COVID-19 seems to be getting closer home, isn’t it? People in major metros in India are hearing of someone testing positive closer and closer home – someone in the street next to yours, or the apartment building next door, or even an apartment in your complex, and for the unfortunate few, right in your home. The lockdowns have not quite slowed the spread and it is here, and the thing with this particular disease is the degree of isolation that it calls for.
How can you really have the “In sickness” part of your vows of “In sickness and in health, till death do us apart,” when this is a sickness that can really bring death to anyone you love unless you stay apart? For most other common illnesses, even the seasonally dreaded ones like dengue and chikangunya, people in relationships stick together. There are loved ones who stay up mopping your fevered brows, taking your temperature every few hours, holding your hand and massaging your tired limbs, changing your sweat-soaked bedsheets and just really being there for you.
Nothing like that is possible here. For the ill, there is absolute isolation, and for the duration of the illness, there is little to no contact with their loved ones, except maybe through layers of plastic. We have seen images and stories of people really sick with this virus begging doctors and nurses for just some contact, even a small kiss on their forehead -- if not from their beloved, at least from the nearest human, but for the most part, no such luck. Till one is fully cured, the ill are under isolation, maybe with others who are also ill, but not with their beloved unless they are all ill and that is just even worse.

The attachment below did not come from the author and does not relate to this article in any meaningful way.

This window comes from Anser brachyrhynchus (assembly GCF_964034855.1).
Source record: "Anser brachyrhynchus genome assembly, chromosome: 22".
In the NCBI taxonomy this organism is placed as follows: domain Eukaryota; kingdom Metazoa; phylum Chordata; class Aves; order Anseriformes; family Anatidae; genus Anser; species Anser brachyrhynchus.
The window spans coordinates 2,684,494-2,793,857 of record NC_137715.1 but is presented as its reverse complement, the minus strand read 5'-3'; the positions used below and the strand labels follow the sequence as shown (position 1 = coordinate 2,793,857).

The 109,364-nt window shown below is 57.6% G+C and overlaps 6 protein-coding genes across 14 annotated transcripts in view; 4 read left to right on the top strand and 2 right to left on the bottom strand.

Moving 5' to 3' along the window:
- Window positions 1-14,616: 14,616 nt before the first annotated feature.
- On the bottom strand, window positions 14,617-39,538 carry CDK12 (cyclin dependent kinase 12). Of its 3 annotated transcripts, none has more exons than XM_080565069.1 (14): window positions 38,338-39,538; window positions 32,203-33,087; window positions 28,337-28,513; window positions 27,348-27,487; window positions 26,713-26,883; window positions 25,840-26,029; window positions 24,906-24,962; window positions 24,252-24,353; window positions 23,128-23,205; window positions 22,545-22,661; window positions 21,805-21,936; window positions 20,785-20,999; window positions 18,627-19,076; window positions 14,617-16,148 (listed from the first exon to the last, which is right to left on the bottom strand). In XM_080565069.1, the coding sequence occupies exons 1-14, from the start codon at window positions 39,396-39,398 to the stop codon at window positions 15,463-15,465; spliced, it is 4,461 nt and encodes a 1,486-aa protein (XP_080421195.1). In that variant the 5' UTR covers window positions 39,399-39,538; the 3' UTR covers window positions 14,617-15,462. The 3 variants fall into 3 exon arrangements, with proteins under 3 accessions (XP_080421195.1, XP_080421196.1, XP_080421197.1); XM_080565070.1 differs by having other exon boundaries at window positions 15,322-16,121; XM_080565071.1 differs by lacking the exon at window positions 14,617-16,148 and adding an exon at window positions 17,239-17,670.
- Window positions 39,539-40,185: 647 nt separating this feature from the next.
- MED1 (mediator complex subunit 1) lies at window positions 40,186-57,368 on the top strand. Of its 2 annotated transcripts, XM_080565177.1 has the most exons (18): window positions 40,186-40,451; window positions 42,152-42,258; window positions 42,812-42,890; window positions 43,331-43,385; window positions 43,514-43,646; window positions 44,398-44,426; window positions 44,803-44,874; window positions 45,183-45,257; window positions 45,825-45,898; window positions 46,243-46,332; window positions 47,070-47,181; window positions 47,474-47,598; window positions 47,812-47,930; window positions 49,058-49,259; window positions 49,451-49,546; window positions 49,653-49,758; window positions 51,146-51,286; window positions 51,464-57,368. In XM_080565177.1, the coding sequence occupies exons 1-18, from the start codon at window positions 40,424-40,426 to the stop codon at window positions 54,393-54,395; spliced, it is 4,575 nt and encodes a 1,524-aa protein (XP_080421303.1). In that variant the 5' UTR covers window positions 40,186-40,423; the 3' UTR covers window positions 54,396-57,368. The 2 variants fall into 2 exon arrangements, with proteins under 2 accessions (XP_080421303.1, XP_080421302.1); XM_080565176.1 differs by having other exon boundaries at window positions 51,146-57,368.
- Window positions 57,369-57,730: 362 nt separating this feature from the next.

How do you love in times like this when there is little to no possibility of contact with your loved one?
In these difficult times, loving someone really requires us to see everything we do from the lens of our love for each other. Risks we might be willing to take just for ourselves may not be ones we might be willing to take once we see it from the lens of love. We might say for ourselves that we are cool with risking an unmasked, unprotected ride in a crowded vehicle just to save a few rupees, thinking we are in superb health and great immunity, but when we think of our beloved who we will be seeing later in the evening and how we would want to hug them and hold them, the act of love is in staying masked, taking care. The act of love is in trying one’s hardest to not fall ill at all in the first place.
If your beloved does fall ill despite everything, then the act of love is not in taking care of them and risking falling ill yourself, but to stay away and hold. Wait. Suffer the pain of the separation. Love in this sickness is a weird thing that may not look or feel like love usually does, but that’s what it takes this time around.(The writer is a counsellor with InnerSight)